“No Other Gods” in Luther’s Catechisms

The wording of the First Commandment in Luther’s Catechisms may, at first, feel a bid strange: “You shall have no other gods” (Exodus 20:3). How does one have a god? Such wording seems to imply that there are indeed other gods beside the one true God.

First, we must recognize that the wording in the catechism is an abbreviated form of the commandment, which actually runs another three verses. (In the Reformed and Eastern Orthodox traditions, the verses are divided into two commandments.) Using an abbreviated form was a medieval practice that made memorization easier. For the catechism, Luther built on this practice but included more of the text (Exodus 20:5–6) as a summary or “close” of the commandments. Here is the full statement of the commandment from Exodus:

You shall have no other gods before me. You shall not make for yourself a carved image, or any likeness of anything that is in heaven above, or that is in the earth beneath, or that is in the water under the earth. You shall not bow down to them or serve them, for I the Lord your God am a jealous God, visiting the iniquity of the fathers on the children to the third and the fourth generation of those who hate me, but showing steadfast love to thousands of those who love me and keep my commandments.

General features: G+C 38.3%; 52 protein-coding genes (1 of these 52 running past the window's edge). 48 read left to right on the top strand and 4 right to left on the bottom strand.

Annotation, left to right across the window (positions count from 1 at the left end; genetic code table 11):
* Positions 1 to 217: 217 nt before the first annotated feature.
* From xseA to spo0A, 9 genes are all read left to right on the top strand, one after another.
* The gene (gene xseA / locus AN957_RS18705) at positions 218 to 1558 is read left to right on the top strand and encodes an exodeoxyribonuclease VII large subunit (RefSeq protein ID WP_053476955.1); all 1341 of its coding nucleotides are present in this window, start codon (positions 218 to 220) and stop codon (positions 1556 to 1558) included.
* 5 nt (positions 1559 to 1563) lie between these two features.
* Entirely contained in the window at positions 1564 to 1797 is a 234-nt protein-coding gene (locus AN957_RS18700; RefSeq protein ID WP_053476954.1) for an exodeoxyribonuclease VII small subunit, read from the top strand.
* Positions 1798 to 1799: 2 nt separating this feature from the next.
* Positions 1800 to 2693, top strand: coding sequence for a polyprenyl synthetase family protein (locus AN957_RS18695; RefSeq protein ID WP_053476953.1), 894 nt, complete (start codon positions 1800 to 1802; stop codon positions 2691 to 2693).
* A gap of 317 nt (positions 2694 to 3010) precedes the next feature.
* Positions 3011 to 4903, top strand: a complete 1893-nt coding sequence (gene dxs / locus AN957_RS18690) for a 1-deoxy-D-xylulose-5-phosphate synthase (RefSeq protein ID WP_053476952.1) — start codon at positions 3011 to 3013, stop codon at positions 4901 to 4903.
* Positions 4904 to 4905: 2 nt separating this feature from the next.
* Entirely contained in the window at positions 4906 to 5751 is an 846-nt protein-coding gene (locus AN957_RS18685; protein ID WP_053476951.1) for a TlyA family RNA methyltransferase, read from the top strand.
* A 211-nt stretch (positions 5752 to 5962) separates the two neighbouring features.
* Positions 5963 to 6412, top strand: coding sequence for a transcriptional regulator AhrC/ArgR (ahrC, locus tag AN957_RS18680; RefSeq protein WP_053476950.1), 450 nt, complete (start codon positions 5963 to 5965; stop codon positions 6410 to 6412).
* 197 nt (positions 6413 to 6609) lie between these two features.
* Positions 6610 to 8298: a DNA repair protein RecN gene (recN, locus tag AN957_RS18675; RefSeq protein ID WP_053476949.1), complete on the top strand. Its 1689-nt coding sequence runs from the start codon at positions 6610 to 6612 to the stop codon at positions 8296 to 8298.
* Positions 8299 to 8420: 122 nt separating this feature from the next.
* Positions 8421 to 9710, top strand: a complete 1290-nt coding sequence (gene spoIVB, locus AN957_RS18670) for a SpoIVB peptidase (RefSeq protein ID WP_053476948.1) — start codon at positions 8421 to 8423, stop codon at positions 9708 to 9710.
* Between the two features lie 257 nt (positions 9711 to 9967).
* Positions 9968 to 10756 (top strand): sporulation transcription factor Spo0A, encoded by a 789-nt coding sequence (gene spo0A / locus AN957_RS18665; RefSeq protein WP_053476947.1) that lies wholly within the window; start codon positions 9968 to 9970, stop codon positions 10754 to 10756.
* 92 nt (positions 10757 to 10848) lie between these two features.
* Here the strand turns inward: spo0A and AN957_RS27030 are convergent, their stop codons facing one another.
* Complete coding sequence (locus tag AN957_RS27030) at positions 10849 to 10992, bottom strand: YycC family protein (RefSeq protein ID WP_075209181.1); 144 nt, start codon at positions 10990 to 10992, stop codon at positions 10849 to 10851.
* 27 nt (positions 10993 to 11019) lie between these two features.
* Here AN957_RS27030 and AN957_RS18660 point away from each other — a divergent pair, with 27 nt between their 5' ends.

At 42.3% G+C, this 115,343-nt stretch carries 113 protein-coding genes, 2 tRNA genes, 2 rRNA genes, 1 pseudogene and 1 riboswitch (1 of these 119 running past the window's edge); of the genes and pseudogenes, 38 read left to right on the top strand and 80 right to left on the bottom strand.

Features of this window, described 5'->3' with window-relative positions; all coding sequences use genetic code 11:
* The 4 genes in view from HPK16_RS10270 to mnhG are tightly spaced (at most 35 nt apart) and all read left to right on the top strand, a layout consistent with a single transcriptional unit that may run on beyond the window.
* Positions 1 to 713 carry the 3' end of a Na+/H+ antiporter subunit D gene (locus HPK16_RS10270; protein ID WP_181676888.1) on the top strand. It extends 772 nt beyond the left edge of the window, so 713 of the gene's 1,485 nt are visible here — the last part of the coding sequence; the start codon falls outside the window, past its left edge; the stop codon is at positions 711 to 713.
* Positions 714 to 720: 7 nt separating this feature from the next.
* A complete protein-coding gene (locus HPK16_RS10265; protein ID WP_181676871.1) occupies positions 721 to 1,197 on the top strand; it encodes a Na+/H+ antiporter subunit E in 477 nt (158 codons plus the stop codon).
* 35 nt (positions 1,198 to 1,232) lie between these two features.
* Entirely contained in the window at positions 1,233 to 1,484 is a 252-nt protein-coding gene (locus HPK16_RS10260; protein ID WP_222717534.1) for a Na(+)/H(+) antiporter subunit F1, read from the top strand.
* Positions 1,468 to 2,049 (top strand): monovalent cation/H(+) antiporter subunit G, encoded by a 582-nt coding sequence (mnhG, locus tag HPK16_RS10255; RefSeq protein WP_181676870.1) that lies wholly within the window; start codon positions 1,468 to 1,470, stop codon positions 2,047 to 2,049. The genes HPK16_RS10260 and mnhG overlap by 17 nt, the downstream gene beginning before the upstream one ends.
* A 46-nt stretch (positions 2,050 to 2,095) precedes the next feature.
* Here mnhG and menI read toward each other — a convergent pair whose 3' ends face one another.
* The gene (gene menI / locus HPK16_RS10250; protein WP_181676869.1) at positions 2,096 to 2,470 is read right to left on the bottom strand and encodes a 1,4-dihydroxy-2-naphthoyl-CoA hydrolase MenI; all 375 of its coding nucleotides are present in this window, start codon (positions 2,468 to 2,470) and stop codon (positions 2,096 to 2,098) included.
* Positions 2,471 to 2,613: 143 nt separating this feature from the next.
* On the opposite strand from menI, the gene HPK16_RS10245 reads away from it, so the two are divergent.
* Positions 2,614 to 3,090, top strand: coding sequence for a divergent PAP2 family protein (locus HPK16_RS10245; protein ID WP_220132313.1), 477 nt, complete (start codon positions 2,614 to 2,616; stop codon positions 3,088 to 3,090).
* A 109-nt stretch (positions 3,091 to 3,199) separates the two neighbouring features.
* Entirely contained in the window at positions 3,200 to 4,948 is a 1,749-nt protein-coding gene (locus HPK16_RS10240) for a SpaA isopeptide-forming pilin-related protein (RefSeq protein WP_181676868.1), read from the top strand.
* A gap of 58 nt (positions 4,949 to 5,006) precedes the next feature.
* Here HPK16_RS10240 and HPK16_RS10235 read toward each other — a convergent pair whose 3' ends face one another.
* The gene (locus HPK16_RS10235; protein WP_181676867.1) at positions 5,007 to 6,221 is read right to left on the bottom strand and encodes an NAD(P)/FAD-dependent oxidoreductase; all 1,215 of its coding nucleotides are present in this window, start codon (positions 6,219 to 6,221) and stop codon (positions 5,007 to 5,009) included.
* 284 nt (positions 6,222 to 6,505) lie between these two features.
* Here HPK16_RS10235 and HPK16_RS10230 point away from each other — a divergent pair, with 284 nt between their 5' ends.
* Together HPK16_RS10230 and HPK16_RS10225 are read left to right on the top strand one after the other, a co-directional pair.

We see then that the Lord forbids His people to have or make gods/idols before which they would bow down or serve (cf. Exodus 32). To understand the word “have,” consider the following expressions: I have a family; I have a father; we have a president. The word “have” does not mean simple possession of something. It describes a relationship—a bond—between persons or things. The Creator will not allow His creation to set up objects or barriers between Him and His people. As He said it positively and emphatically in the opening to the Ten Commandments:

I am the Lord your God . . .

Now that He has freed Israel from the bondage of Egypt, He will not let them return to bondage by serving other gods or masters. This truth is foundational, not only to biblical/Christian faith, but also to western ideals of the freedom and value of the individual. Each human being is loved by God and, as a created being, has a direct relationship with the Creator.


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